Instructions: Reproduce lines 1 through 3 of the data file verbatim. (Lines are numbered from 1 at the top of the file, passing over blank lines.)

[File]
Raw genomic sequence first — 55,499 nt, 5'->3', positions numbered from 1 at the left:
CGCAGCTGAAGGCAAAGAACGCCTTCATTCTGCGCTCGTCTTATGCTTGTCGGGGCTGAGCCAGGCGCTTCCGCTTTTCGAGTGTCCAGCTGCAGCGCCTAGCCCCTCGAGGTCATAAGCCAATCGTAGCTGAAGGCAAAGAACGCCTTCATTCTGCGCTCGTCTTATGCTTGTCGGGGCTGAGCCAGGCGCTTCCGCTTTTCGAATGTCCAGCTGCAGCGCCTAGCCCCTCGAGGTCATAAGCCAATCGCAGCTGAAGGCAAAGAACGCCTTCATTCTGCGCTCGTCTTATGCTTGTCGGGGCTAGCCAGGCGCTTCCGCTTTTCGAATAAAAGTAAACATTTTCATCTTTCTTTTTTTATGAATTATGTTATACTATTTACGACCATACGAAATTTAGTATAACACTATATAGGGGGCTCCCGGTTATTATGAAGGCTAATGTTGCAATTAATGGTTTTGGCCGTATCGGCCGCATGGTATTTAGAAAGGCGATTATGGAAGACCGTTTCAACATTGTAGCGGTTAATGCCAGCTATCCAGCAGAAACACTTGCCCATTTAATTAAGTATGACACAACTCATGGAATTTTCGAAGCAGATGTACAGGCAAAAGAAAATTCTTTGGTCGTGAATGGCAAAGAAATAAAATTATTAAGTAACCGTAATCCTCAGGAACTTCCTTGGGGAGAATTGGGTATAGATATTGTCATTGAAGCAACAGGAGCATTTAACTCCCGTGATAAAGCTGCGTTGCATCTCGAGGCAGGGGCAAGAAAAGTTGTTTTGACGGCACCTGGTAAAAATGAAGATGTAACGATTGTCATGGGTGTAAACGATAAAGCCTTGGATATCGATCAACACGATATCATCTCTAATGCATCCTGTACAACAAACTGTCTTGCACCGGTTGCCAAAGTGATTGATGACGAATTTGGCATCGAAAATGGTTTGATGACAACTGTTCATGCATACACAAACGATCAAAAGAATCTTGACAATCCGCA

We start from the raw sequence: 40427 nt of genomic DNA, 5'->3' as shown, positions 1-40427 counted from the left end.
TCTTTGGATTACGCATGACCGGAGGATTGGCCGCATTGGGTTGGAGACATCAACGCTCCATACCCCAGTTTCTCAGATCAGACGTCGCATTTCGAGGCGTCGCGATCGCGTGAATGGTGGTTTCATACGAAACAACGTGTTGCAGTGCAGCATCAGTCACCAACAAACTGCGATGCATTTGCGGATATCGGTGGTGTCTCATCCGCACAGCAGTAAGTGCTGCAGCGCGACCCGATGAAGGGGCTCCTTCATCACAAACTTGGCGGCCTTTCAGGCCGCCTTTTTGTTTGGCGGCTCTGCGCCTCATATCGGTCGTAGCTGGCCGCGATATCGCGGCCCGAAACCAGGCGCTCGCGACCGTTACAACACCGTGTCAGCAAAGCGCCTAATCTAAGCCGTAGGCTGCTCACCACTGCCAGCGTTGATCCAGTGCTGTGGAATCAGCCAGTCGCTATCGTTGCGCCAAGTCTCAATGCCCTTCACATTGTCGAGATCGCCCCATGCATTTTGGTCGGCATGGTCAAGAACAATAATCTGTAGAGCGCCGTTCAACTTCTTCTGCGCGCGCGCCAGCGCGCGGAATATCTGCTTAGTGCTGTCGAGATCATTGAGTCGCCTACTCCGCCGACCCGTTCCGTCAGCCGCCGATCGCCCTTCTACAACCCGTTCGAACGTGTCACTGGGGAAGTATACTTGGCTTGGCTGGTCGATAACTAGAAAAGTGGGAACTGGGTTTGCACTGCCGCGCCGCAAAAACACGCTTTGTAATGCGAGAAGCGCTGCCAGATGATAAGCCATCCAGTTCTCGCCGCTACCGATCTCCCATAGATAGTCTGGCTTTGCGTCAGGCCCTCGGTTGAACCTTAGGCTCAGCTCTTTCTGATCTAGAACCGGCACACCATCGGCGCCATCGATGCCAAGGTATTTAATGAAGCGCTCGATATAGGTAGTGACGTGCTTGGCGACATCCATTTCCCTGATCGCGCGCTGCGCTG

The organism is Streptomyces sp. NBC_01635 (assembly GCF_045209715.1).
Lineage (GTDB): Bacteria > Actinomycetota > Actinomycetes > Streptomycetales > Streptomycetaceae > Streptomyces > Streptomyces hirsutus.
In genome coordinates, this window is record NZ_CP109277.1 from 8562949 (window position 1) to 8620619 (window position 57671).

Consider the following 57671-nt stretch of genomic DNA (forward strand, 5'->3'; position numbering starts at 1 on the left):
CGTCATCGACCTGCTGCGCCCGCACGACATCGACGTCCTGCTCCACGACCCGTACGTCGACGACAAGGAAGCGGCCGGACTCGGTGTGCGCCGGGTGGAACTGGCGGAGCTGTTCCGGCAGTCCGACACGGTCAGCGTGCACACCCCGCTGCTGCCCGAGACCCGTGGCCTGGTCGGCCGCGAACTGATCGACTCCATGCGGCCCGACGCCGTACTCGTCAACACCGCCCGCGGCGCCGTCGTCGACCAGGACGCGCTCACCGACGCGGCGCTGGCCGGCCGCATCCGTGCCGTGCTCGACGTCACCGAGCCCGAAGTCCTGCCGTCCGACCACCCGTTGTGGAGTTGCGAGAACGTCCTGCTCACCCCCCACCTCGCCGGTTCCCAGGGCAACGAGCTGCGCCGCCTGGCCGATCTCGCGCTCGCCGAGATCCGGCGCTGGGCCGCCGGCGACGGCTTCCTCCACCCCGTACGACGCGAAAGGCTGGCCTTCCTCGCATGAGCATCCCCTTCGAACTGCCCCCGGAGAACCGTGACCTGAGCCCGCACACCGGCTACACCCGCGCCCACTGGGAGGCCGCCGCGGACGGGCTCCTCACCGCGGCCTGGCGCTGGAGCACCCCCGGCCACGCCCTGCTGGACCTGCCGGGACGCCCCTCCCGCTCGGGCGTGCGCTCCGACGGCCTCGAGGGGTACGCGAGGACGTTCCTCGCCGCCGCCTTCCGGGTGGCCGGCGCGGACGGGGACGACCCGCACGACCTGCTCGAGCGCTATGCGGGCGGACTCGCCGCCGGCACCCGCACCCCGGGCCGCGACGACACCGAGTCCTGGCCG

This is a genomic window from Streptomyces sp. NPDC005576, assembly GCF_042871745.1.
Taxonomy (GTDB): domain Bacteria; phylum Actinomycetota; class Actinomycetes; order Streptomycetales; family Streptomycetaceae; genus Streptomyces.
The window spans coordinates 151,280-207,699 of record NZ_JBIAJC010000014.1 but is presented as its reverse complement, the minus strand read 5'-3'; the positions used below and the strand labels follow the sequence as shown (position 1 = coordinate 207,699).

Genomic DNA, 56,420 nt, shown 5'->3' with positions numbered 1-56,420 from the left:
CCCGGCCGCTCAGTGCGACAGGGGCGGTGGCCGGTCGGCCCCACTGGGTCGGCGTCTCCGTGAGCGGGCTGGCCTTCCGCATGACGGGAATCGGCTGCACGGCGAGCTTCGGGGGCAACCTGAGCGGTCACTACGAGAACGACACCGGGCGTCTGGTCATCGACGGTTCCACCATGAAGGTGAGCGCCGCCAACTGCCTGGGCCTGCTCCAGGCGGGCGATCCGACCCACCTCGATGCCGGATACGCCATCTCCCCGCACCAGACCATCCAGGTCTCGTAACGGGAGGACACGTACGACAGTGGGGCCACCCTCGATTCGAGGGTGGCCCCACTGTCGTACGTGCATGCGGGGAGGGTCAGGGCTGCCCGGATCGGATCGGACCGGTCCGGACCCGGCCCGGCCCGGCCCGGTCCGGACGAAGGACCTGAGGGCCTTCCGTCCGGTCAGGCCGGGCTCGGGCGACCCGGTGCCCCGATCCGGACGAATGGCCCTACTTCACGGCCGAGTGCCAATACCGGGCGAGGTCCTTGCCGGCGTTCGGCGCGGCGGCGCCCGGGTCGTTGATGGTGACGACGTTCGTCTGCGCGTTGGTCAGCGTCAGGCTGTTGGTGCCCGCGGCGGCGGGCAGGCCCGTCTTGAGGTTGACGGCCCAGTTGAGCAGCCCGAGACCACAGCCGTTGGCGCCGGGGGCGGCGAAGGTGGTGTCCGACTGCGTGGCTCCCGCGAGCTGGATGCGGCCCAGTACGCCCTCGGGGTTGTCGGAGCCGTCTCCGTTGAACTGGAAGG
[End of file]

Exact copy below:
Raw genomic sequence first — 55,499 nt, 5'->3', positions numbered from 1 at the left:
CGCAGCTGAAGGCAAAGAACGCCTTCATTCTGCGCTCGTCTTATGCTTGTCGGGGCTGAGCCAGGCGCTTCCGCTTTTCGAGTGTCCAGCTGCAGCGCCTAGCCCCTCGAGGTCATAAGCCAATCGTAGCTGAAGGCAAAGAACGCCTTCATTCTGCGCTCGTCTTATGCTTGTCGGGGCTGAGCCAGGCGCTTCCGCTTTTCGAATGTCCAGCTGCAGCGCCTAGCCCCTCGAGGTCATAAGCCAATCGCAGCTGAAGGCAAAGAACGCCTTCATTCTGCGCTCGTCTTATGCTTGTCGGGGCTAGCCAGGCGCTTCCGCTTTTCGAATAAAAGTAAACATTTTCATCTTTCTTTTTTTATGAATTATGTTATACTATTTACGACCATACGAAATTTAGTATAACACTATATAGGGGGCTCCCGGTTATTATGAAGGCTAATGTTGCAATTAATGGTTTTGGCCGTATCGGCCGCATGGTATTTAGAAAGGCGATTATGGAAGACCGTTTCAACATTGTAGCGGTTAATGCCAGCTATCCAGCAGAAACACTTGCCCATTTAATTAAGTATGACACAACTCATGGAATTTTCGAAGCAGATGTACAGGCAAAAGAAAATTCTTTGGTCGTGAATGGCAAAGAAATAAAATTATTAAGTAACCGTAATCCTCAGGAACTTCCTTGGGGAGAATTGGGTATAGATATTGTCATTGAAGCAACAGGAGCATTTAACTCCCGTGATAAAGCTGCGTTGCATCTCGAGGCAGGGGCAAGAAAAGTTGTTTTGACGGCACCTGGTAAAAATGAAGATGTAACGATTGTCATGGGTGTAAACGATAAAGCCTTGGATATCGATCAACACGATATCATCTCTAATGCATCCTGTACAACAAACTGTCTTGCACCGGTTGCCAAAGTGATTGATGACGAATTTGGCATCGAAAATGGTTTGATGACAACTGTTCATGCATACACAAACGATCAAAAGAATCTTGACAATCCGCA

We start from the raw sequence: 40427 nt of genomic DNA, 5'->3' as shown, positions 1-40427 counted from the left end.